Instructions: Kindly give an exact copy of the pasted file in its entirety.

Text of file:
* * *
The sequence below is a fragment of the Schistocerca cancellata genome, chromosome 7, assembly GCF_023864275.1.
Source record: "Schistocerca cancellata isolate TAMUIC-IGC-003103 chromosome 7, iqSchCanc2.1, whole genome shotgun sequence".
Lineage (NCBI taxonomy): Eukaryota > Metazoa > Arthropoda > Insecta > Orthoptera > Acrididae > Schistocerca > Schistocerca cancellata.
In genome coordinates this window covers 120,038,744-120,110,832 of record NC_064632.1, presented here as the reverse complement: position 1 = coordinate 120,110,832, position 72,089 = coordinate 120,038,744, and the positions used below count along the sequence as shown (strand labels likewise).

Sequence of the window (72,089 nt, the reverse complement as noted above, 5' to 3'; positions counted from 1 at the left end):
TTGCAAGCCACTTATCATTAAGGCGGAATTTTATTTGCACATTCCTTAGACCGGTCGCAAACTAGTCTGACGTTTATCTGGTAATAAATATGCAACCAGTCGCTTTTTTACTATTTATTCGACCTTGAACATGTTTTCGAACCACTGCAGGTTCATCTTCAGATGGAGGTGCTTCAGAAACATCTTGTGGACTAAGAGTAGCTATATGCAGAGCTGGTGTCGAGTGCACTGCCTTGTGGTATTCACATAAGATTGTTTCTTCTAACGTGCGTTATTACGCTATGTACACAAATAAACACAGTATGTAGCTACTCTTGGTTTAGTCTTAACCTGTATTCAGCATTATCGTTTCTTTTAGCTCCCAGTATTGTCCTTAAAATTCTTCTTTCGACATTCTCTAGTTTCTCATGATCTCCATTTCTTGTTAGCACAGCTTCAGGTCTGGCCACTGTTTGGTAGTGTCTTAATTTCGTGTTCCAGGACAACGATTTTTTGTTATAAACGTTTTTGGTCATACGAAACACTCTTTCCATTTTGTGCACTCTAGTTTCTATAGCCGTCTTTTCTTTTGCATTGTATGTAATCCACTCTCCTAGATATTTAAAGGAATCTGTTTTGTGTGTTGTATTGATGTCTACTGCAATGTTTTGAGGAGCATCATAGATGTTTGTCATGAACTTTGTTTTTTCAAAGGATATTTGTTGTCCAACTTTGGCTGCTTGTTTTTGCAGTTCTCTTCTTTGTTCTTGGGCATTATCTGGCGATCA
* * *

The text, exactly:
The sequence below is a fragment of the Schistocerca cancellata genome, chromosome 7, assembly GCF_023864275.1.
Source record: "Schistocerca cancellata isolate TAMUIC-IGC-003103 chromosome 7, iqSchCanc2.1, whole genome shotgun sequence".
Lineage (NCBI taxonomy): Eukaryota > Metazoa > Arthropoda > Insecta > Orthoptera > Acrididae > Schistocerca > Schistocerca cancellata.
In genome coordinates this window covers 120,038,744-120,110,832 of record NC_064632.1, presented here as the reverse complement: position 1 = coordinate 120,110,832, position 72,089 = coordinate 120,038,744, and the positions used below count along the sequence as shown (strand labels likewise).

Sequence of the window (72,089 nt, the reverse complement as noted above, 5' to 3'; positions counted from 1 at the left end):
TTGCAAGCCACTTATCATTAAGGCGGAATTTTATTTGCACATTCCTTAGACCGGTCGCAAACTAGTCTGACGTTTATCTGGTAATAAATATGCAACCAGTCGCTTTTTTACTATTTATTCGACCTTGAACATGTTTTCGAACCACTGCAGGTTCATCTTCAGATGGAGGTGCTTCAGAAACATCTTGTGGACTAAGAGTAGCTATATGCAGAGCTGGTGTCGAGTGCACTGCCTTGTGGTATTCACATAAGATTGTTTCTTCTAACGTGCGTTATTACGCTATGTACACAAATAAACACAGTATGTAGCTACTCTTGGTTTAGTCTTAACCTGTATTCAGCATTATCGTTTCTTTTAGCTCCCAGTATTGTCCTTAAAATTCTTCTTTCGACATTCTCTAGTTTCTCATGATCTCCATTTCTTGTTAGCACAGCTTCAGGTCTGGCCACTGTTTGGTAGTGTCTTAATTTCGTGTTCCAGGACAACGATTTTTTGTTATAAACGTTTTTGGTCATACGAAACACTCTTTCCATTTTGTGCACTCTAGTTTCTATAGCCGTCTTTTCTTTTGCATTGTATGTAATCCACTCTCCTAGATATTTAAAGGAATCTGTTTTGTGTGTTGTATTGATGTCTACTGCAATGTTTTGAGGAGCATCATAGATGTTTGTCATGAACTTTGTTTTTTCAAAGGATATTTGTTGTCCAACTTTGGCTGCTTGTTTTTGCAGTTCTCTTCTTTGTTCTTGGGCATTATCTGGCGATCA